by Symela Touchtidou,@stouchtidou
Dr. Susanne Bieller, General Secretary of the International Federation of Robotics, describes herself as an “ambassador of robots” with a mission “to ensure a better understanding of the complex industry issues around the globe”. She took over the position of General Secretary of the International Federation of Robotics in 2019, at the age of 41. The International Federation of Robotics serves as the voice of the global robotics industry and represents more than 60 robotics companies, research organizations and national robot associations from over twenty countries.
Dr. Susanne Bieller talks to Greek Business File about the current status of robotics in Greece, opportunities and potential.
In IFR’s latest report, we read that “the use of industrial robots in factories around the world is accelerating at a high rate”. Should workers be worried? Is there a risk of massive job losses?
On the contrary: The use of robots creates more, better-paid, jobs. Robots improve the quality of work. They give workers more autonomy and job satisfaction and make jobs safer. Robots do typically automate single tasks of a certain job, leaving the remainder unchanged or even creating new work. Robots will not replace but rather complement and augment labor: The future will be robots and humans working together.
Many studies have been conducted on this topic, and the overall result is a positive effect of robotization on the job market. Robots create jobs. The real job killer would be “not to use robots”.
Robots increase productivity and competitiveness. There are studies proving that companies that do not use robots fall behind their competitors – and jobs vanish to the competitor or even outside the country. Automation has led overall to an increase in labor demand. There has been some research that, firstly, robot-adopting industries have so far been comparatively more resistant to the long-term downward trend in the employment shares of European manufacturing sectors, and, secondly, countries that have high levels of automation are more resilient to the ongoing decline in manufacturing, especially in terms of employment.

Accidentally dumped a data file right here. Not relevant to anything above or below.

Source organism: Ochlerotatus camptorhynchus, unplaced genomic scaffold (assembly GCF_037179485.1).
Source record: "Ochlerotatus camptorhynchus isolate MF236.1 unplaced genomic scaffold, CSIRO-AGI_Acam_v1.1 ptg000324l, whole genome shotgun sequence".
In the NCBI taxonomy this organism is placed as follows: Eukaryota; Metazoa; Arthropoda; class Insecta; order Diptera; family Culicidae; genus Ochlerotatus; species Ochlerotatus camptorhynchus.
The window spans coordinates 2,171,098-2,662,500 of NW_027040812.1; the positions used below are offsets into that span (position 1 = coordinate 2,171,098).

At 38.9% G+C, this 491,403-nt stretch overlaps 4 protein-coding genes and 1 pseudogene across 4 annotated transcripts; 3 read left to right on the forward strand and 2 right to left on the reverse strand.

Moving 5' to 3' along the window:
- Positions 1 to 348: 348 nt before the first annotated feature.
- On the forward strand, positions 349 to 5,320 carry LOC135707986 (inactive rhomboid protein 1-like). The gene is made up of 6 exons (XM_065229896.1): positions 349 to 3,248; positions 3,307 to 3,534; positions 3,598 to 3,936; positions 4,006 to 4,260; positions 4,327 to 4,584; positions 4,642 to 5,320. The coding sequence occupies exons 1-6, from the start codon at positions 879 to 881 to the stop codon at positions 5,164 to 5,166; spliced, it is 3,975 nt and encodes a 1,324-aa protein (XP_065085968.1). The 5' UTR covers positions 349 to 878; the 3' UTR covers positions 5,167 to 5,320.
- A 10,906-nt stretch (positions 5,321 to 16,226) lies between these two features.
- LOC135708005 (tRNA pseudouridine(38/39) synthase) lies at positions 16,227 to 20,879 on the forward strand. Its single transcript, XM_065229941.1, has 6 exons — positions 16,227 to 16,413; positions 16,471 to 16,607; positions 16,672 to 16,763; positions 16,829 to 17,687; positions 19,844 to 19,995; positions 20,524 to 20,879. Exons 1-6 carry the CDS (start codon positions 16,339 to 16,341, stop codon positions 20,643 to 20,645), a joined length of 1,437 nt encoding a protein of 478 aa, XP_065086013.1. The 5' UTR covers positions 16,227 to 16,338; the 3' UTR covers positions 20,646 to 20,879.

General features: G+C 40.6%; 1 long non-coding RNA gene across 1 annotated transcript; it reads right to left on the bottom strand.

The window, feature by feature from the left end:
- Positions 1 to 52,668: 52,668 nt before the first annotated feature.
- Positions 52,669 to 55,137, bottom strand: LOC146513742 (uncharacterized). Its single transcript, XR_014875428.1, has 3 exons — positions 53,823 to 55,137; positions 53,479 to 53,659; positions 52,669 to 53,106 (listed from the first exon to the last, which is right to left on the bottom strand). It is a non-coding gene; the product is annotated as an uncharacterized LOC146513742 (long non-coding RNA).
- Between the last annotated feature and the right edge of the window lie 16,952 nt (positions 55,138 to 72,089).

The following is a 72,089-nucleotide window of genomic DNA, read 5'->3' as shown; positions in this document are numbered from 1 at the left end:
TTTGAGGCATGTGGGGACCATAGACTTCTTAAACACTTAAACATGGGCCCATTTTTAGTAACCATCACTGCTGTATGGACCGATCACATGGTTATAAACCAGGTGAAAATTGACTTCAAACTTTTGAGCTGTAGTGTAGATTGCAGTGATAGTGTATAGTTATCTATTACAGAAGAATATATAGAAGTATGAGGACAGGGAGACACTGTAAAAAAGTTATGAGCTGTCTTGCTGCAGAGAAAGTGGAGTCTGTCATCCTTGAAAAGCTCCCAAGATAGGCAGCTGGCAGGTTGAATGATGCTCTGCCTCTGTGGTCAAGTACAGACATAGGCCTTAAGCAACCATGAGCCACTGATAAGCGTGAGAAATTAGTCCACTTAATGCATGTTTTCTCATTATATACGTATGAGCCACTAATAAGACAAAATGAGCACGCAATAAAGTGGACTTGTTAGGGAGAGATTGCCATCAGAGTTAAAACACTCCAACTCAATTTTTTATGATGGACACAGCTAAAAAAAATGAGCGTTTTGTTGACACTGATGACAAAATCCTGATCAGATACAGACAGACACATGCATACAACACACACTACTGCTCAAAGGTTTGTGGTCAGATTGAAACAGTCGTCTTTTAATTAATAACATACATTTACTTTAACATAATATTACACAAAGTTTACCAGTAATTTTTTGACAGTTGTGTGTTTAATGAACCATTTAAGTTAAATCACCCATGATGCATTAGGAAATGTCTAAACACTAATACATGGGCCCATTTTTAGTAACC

We understand that robots are not just about factory production. Their use is spreading in services too. In which sectors are they most popular and why? Do they replace humans?
The top five sectors for service robots are:
- transport and logistics
- professional cleaning
- medical robotics
The most important service sector for service robots is transport and logistics – including intralogistics in manufacturing settings, and warehousing for e-commerce.